So with this model you have a choice between a rapid decay – everyone just above the survival level and nobody rich – or a slow decay – a lower, broader peak that tails off into the rich and the super-rich and so on. In the second option, the average wealth of society is much greater, and there is a much smaller number of poor people. However, the scaling law requires that there always be more poor people than rich people, and that the richer society is, the more unequal it is. In the context of a free market, inequality is good!

That said, there is another situation where the market isn’t free, but split. Bureaucracy, barriers to trade, and the distortions of tariffs and subsidies place a barrier to trade that you need a certain amount of expenditure to overcome. This splits the market into a legal market of the rich, and an illegal ‘black market’ of the poor, each with its own survival minimum and decay rate. The ‘survival minimum’ for the legal market is equal to the price of satisfying the bureaucracy. The black market, without the legal protections and documentation for long-range property rights, is inefficient and therefore has a very steep decay. For a thorough documentation of the considerable potential wealth hidden and inaccessible in this market, see the Peruvian economist DeSoto’s book ‘The Mystery of Capital’.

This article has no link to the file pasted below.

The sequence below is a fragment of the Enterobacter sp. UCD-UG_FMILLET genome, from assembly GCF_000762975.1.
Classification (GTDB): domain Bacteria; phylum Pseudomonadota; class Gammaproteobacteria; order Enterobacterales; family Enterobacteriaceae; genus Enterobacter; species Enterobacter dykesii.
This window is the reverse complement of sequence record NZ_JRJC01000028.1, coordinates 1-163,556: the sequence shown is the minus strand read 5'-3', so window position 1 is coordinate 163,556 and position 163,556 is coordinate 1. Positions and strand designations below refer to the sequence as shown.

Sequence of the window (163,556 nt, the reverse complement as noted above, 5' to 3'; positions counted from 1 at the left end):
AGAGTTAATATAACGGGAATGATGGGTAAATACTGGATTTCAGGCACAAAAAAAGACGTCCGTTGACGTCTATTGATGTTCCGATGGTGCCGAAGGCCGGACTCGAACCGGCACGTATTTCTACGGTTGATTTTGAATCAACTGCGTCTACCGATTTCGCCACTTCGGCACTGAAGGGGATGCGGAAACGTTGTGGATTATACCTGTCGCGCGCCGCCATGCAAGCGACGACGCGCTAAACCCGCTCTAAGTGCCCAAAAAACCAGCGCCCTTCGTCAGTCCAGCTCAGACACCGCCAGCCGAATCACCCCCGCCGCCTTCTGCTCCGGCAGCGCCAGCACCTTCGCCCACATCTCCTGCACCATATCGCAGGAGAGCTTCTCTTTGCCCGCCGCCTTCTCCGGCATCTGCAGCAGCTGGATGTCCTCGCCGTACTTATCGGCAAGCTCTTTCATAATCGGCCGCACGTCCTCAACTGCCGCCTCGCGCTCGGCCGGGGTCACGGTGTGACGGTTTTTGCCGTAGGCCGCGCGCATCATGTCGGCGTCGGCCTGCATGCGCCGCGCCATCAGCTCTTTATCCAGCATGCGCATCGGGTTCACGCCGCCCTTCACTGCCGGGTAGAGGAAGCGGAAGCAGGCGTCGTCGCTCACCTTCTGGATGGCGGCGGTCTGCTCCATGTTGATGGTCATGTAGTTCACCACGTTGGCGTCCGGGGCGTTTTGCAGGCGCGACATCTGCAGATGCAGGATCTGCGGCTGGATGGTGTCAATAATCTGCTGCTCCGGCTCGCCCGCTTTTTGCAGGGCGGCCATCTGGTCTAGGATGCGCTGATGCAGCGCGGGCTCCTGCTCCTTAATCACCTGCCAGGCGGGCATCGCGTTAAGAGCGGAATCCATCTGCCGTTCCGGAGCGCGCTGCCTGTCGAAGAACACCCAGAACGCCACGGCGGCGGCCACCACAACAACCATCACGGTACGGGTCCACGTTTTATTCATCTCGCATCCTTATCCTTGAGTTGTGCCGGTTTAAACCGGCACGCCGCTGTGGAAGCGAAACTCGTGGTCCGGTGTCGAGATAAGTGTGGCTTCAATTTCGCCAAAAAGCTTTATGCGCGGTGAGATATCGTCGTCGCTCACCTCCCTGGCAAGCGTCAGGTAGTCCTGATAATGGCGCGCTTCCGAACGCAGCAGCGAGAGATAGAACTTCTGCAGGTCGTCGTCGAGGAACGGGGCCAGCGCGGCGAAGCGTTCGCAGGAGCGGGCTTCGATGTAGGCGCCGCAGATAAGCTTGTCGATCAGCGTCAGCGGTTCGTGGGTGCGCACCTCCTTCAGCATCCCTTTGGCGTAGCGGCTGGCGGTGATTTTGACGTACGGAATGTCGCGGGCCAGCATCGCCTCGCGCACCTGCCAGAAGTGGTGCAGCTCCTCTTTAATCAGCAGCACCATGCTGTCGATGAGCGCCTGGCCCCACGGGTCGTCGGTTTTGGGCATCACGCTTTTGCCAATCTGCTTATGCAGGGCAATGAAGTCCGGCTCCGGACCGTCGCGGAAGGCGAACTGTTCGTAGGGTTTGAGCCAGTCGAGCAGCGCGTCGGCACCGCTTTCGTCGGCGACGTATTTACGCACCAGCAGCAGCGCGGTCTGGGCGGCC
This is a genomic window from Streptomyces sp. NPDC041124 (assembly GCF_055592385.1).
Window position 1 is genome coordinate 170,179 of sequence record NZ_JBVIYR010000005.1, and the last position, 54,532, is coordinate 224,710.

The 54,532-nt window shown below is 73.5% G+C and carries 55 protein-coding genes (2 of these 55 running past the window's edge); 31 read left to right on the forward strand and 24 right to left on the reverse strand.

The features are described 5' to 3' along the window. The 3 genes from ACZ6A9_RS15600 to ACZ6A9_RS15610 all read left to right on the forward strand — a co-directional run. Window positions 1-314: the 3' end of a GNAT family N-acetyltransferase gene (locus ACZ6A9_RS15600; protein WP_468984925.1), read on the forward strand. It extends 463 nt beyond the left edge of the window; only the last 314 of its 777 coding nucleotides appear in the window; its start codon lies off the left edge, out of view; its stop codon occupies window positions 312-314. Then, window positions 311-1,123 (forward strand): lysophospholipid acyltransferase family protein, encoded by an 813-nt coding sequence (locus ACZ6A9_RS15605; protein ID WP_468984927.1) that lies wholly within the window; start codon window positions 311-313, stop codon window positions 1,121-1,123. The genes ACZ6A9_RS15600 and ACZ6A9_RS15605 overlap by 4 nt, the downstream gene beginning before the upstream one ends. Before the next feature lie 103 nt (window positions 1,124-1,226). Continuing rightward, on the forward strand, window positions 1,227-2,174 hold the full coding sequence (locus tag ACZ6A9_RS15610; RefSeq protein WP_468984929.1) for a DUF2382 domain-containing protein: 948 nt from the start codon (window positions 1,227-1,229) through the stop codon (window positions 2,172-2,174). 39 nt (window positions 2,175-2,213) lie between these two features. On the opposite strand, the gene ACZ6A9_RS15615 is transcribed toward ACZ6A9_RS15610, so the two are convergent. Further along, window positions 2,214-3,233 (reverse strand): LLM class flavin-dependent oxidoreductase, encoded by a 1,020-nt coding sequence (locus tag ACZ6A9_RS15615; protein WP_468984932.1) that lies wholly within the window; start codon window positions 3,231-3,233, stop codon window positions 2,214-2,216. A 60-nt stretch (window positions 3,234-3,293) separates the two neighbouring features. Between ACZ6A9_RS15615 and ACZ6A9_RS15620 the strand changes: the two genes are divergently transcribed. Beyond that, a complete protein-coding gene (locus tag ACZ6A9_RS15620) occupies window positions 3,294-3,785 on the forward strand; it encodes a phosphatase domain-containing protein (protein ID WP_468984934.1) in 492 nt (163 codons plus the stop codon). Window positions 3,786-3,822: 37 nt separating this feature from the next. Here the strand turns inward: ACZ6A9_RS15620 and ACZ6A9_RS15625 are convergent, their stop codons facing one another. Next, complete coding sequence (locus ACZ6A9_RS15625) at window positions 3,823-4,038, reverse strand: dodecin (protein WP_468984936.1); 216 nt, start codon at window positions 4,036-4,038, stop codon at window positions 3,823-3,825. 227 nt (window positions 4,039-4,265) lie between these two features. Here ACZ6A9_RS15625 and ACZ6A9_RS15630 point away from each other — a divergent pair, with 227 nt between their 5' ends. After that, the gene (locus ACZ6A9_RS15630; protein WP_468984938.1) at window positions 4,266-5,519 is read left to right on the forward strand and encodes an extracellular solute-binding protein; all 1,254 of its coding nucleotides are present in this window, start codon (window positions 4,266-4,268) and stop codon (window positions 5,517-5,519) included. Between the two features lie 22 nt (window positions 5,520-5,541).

Free market capitalists are strongly opposed to the inequality imposed by market splits and barriers to trade. The inequality that results from rich people creating more wealth and making themselves and indirectly society richer, we approve. We would say it was only ‘fair’ that those who earned it get to keep it, although we admit that having the opportunity is largely a matter of luck.

Unfortunately, the scale-free Pareto distribution – with its peak of poor – is not something we have the ability to do anything about yet. You would have to restructure the economy on non-fractal, non-self-organising lines: a command economy in which trillions of decisions must be made every day. Every attempt so far has ended in death and ruin.

My apologies for the length. I hope you’ll give it some thought.

Comment by Pa Annoyed

Hi, and thanks for your thoughtful post too. As you guessed, I don’t agree.

For a start, let’s consider only free market capitalism and suppose that income is really distributed according to a power law. You say that for slow decay rates the average wealth of society is higher. But why?